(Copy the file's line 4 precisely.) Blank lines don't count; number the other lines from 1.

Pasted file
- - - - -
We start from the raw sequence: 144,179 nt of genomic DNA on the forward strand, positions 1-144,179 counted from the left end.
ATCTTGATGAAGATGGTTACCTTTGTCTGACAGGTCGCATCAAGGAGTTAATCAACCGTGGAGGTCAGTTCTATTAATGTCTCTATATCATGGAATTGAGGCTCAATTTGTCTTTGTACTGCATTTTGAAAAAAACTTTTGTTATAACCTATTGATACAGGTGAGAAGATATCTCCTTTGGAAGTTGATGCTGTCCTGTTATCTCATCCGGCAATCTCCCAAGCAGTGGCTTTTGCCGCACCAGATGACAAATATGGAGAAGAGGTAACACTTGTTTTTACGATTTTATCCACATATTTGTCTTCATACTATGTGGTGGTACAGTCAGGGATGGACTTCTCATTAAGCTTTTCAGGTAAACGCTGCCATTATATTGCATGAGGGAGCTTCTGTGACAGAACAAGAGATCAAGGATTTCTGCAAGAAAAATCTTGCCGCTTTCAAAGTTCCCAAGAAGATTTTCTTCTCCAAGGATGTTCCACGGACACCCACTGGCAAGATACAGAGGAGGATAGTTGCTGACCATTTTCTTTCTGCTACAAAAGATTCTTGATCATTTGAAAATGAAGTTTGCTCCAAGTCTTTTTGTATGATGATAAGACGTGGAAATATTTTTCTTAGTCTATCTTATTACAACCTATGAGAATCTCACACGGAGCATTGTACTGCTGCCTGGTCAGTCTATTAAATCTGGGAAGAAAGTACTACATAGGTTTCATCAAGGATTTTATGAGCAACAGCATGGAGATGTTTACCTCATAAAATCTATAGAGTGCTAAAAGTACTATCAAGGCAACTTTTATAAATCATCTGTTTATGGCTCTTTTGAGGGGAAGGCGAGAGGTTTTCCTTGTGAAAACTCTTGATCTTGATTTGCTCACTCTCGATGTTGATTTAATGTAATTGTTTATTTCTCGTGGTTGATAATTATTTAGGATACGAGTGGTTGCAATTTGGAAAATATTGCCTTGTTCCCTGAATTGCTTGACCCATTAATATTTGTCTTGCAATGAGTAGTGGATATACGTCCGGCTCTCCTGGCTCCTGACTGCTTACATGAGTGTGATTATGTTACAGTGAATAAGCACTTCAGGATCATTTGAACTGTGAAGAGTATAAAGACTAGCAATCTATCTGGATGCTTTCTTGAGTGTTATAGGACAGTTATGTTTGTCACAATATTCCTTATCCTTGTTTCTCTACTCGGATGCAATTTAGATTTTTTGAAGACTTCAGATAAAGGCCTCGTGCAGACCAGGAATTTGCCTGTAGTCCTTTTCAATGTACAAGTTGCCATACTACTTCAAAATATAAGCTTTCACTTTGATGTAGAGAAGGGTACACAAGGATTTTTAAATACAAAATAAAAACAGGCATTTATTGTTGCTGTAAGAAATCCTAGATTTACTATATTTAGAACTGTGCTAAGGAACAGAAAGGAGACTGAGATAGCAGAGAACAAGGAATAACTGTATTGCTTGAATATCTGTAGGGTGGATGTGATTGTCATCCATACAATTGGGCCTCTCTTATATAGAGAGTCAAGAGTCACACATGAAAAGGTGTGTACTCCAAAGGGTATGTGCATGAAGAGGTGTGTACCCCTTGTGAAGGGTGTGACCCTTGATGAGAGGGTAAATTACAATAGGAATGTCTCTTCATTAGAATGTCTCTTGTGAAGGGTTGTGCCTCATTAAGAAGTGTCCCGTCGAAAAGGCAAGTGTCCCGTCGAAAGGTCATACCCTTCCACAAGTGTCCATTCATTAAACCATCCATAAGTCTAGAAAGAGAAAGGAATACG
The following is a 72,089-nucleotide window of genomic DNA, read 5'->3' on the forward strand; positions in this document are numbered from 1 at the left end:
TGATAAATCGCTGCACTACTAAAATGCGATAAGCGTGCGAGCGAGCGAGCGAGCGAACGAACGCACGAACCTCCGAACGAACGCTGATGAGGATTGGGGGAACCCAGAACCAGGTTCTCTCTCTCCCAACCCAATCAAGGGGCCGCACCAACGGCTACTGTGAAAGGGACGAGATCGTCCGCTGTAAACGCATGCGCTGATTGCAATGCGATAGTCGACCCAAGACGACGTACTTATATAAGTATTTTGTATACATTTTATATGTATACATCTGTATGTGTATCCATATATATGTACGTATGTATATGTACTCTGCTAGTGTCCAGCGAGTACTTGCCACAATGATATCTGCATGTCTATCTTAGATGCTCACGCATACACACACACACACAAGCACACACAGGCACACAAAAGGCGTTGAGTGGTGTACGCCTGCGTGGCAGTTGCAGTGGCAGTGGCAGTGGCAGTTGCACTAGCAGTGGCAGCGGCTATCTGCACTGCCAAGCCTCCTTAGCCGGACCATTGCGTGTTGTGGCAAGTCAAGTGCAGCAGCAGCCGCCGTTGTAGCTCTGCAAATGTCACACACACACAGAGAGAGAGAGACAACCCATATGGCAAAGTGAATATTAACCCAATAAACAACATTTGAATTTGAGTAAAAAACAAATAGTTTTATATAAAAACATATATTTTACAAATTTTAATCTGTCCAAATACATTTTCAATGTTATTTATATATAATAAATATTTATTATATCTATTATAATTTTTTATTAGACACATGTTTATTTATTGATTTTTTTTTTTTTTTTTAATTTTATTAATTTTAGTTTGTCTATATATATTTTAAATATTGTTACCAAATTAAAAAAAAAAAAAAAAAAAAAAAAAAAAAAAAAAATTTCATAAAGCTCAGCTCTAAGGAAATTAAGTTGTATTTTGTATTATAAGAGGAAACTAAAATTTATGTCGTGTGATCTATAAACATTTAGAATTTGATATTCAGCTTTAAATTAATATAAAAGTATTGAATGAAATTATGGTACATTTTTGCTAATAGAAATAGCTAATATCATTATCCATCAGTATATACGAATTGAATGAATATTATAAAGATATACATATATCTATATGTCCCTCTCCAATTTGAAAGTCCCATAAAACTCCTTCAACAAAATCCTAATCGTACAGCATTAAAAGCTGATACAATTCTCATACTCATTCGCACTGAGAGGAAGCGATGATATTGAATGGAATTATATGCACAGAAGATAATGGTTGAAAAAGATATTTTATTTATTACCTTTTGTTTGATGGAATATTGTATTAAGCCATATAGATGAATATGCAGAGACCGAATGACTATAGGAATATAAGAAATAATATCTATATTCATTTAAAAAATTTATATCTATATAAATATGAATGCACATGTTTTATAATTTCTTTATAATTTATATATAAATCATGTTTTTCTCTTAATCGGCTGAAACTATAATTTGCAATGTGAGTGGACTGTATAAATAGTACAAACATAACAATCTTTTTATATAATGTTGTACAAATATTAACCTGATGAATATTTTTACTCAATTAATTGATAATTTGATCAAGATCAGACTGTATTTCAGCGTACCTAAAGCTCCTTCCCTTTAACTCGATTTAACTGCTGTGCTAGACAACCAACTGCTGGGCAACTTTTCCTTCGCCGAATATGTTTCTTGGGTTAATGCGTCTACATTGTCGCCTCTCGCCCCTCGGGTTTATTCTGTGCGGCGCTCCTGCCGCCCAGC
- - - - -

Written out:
TGATAAATCGCTGCACTACTAAAATGCGATAAGCGTGCGAGCGAGCGAGCGAGCGAACGAACGCACGAACCTCCGAACGAACGCTGATGAGGATTGGGGGAACCCAGAACCAGGTTCTCTCTCTCCCAACCCAATCAAGGGGCCGCACCAACGGCTACTGTGAAAGGGACGAGATCGTCCGCTGTAAACGCATGCGCTGATTGCAATGCGATAGTCGACCCAAGACGACGTACTTATATAAGTATTTTGTATACATTTTATATGTATACATCTGTATGTGTATCCATATATATGTACGTATGTATATGTACTCTGCTAGTGTCCAGCGAGTACTTGCCACAATGATATCTGCATGTCTATCTTAGATGCTCACGCATACACACACACACACAAGCACACACAGGCACACAAAAGGCGTTGAGTGGTGTACGCCTGCGTGGCAGTTGCAGTGGCAGTGGCAGTGGCAGTTGCACTAGCAGTGGCAGCGGCTATCTGCACTGCCAAGCCTCCTTAGCCGGACCATTGCGTGTTGTGGCAAGTCAAGTGCAGCAGCAGCCGCCGTTGTAGCTCTGCAAATGTCACACACACACAGAGAGAGAGAGACAACCCATATGGCAAAGTGAATATTAACCCAATAAACAACATTTGAATTTGAGTAAAAAACAAATAGTTTTATATAAAAACATATATTTTACAAATTTTAATCTGTCCAAATACATTTTCAATGTTATTTATATATAATAAATATTTATTATATCTATTATAATTTTTTATTAGACACATGTTTATTTATTGATTTTTTTTTTTTTTTTTAATTTTATTAATTTTAGTTTGTCTATATATATTTTAAATATTGTTACCAAATTAAAAAAAAAAAAAAAAAAAAAAAAAAAAAAAAAAATTTCATAAAGCTCAGCTCTAAGGAAATTAAGTTGTATTTTGTATTATAAGAGGAAACTAAAATTTATGTCGTGTGATCTATAAACATTTAGAATTTGATATTCAGCTTTAAATTAATATAAAAGTATTGAATGAAATTATGGTACATTTTTGCTAATAGAAATAGCTAATATCATTATCCATCAGTATATACGAATTGAATGAATATTATAAAGATATACATATATCTATATGTCCCTCTCCAATTTGAAAGTCCCATAAAACTCCTTCAACAAAATCCTAATCGTACAGCATTAAAAGCTGATACAATTCTCATACTCATTCGCACTGAGAGGAAGCGATGATATTGAATGGAATTATATGCACAGAAGATAATGGTTGAAAAAGATATTTTATTTATTACCTTTTGTTTGATGGAATATTGTATTAAGCCATATAGATGAATATGCAGAGACCGAATGACTATAGGAATATAAGAAATAATATCTATATTCATTTAAAAAATTTATATCTATATAAATATGAATGCACATGTTTTATAATTTCTTTATAATTTATATATAAATCATGTTTTTCTCTTAATCGGCTGAAACTATAATTTGCAATGTGAGTGGACTGTATAAATAGTACAAACATAACAATCTTTTTATATAATGTTGTACAAATATTAACCTGATGAATATTTTTACTCAATTAATTGATAATTTGATCAAGATCAGACTGTATTTCAGCGTACCTAAAGCTCCTTCCCTTTAACTCGATTTAACTGCTGTGCTAGACAACCAACTGCTGGGCAACTTTTCCTTCGCCGAATATGTTTCTTGGGTTAATGCGTCTACATTGTCGCCTCTCGCCCCTCGGGTTTATTCTGTGCGGCGCTCCTGCCGCCCAGC